As bacteria and other pests evolve to evade medications, infections that were once easily cured with a few pills or creams can become chronic or even deadly.
According to Dr. Margaret Chan, director general of the World Health Organization, "Things as common as strep throat or a child's scratched knee could once again kill."
The most worrisome development for experts is the rise of bacteria immune to normal antibiotics.
"We are losing our first-line antimicrobials," Chan said in her keynote address at the conference on combating antimicrobial resistance in 2012. "Replacement treatments are more costly, more toxic, need much longer durations of treatment, and may require treatment in intensive care units."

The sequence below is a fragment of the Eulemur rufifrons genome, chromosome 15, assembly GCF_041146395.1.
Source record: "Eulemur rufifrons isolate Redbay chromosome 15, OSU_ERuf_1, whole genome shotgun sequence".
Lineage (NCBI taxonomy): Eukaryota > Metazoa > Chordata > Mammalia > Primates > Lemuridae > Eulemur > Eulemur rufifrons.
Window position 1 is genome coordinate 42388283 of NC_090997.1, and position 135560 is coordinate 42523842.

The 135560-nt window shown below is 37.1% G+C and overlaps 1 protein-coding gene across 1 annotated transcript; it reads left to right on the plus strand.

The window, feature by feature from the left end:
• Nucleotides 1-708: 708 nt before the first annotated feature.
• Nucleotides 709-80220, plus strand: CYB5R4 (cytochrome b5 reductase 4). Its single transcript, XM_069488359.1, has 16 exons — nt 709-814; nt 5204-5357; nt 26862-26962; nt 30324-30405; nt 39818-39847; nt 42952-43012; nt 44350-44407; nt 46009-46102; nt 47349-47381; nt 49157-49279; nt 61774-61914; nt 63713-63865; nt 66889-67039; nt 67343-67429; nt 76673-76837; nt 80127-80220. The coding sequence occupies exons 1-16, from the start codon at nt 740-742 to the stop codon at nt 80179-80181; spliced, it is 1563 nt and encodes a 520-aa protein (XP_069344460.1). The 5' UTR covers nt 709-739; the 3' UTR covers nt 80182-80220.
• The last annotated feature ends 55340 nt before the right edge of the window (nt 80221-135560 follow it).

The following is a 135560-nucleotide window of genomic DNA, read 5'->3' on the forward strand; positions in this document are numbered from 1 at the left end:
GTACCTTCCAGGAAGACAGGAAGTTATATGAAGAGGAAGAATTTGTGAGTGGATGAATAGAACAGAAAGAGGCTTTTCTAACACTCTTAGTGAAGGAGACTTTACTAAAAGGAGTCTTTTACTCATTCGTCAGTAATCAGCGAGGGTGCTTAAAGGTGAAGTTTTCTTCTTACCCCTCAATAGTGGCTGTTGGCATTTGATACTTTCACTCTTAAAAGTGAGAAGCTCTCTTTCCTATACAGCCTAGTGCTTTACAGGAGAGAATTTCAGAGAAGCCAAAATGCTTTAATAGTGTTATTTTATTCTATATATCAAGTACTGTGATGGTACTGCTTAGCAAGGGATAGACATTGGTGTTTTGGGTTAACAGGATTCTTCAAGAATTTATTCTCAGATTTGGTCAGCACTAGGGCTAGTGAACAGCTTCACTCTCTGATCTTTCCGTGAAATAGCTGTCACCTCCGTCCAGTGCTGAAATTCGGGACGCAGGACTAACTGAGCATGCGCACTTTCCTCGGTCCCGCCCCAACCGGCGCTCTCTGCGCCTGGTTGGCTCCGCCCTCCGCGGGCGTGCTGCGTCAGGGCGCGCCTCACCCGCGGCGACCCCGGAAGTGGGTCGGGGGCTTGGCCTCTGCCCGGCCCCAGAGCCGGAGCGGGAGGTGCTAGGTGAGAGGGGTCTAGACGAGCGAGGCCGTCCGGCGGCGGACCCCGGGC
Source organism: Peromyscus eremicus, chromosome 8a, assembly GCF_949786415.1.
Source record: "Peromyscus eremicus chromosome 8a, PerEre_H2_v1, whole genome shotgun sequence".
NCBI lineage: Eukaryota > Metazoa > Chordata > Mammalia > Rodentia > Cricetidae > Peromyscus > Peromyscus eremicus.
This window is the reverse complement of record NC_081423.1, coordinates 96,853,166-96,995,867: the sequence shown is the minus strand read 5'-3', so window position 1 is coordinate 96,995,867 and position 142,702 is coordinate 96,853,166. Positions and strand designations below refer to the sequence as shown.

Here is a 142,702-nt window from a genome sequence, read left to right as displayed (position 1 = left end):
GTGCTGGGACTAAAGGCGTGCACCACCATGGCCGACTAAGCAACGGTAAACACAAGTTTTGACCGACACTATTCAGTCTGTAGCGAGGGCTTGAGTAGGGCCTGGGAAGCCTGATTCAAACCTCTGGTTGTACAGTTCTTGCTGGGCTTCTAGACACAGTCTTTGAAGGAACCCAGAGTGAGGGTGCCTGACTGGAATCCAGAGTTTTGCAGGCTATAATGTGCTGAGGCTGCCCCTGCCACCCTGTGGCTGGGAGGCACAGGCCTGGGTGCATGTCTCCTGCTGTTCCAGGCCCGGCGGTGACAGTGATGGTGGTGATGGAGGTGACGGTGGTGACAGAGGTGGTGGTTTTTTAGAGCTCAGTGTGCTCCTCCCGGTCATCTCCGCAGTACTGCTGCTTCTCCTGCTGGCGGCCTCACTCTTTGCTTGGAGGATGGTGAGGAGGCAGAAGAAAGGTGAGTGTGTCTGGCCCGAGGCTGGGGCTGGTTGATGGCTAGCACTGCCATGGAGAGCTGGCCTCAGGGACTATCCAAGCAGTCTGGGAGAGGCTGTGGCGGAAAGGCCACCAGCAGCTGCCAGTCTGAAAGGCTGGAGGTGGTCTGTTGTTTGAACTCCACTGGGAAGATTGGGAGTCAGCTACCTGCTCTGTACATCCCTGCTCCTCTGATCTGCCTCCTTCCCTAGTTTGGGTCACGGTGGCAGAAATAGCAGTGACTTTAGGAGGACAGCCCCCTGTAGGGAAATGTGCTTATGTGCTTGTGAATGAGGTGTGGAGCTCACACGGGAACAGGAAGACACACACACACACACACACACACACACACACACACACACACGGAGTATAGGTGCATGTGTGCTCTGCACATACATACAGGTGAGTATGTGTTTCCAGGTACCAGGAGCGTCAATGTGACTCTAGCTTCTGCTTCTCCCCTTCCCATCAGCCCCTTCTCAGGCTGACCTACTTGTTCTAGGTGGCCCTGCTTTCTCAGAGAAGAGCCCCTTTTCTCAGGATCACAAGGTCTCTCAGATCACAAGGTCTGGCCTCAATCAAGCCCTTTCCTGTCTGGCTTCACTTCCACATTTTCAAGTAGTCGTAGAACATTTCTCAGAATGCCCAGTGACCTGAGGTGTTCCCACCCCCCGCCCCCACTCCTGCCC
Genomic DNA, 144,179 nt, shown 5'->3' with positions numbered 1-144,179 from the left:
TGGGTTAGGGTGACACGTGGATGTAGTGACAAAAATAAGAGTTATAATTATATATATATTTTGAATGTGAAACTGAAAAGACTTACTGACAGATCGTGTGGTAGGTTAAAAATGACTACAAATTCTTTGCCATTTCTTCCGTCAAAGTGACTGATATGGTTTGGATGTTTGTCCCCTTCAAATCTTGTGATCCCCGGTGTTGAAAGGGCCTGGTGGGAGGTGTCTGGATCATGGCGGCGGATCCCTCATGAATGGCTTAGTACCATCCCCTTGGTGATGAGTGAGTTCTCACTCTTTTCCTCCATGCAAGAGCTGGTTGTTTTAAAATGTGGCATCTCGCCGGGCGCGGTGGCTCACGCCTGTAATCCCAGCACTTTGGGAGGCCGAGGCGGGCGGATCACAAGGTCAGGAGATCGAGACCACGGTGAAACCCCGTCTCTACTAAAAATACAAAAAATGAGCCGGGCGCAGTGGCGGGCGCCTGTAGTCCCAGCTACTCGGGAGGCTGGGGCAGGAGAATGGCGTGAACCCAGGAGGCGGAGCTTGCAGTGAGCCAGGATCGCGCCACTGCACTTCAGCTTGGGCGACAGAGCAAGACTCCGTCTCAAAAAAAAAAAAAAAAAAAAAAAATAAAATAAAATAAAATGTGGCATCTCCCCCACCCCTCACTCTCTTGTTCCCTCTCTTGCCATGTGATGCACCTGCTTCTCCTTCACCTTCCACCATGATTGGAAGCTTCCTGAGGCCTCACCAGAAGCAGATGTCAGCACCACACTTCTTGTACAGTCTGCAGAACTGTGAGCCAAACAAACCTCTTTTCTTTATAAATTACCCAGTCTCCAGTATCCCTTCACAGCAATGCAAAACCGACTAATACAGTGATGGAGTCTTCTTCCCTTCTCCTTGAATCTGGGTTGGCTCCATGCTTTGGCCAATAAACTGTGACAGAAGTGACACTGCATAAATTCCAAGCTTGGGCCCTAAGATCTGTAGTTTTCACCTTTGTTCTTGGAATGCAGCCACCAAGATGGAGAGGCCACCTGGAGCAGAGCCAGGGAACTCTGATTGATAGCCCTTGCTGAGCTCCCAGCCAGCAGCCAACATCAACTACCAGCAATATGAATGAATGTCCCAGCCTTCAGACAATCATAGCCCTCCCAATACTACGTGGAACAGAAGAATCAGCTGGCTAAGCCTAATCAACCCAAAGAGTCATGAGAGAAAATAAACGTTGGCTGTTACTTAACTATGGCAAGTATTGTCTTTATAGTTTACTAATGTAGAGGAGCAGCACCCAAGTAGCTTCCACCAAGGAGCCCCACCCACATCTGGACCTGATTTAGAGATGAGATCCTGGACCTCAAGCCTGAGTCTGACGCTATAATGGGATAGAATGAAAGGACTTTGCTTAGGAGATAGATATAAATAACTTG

Other organisms have also evolved to evade human remedies.
Pests such as lice are becoming nagging problems as well, as they produce stronger eggs and become resistant to the old medications that have usually kept them in check.
Approximately 12 million American children become infected with the tiny pests each year.
With mutant bugs and bacteria on the loose, ABC News asked infectious disease experts which superbugs pose the biggest threats.
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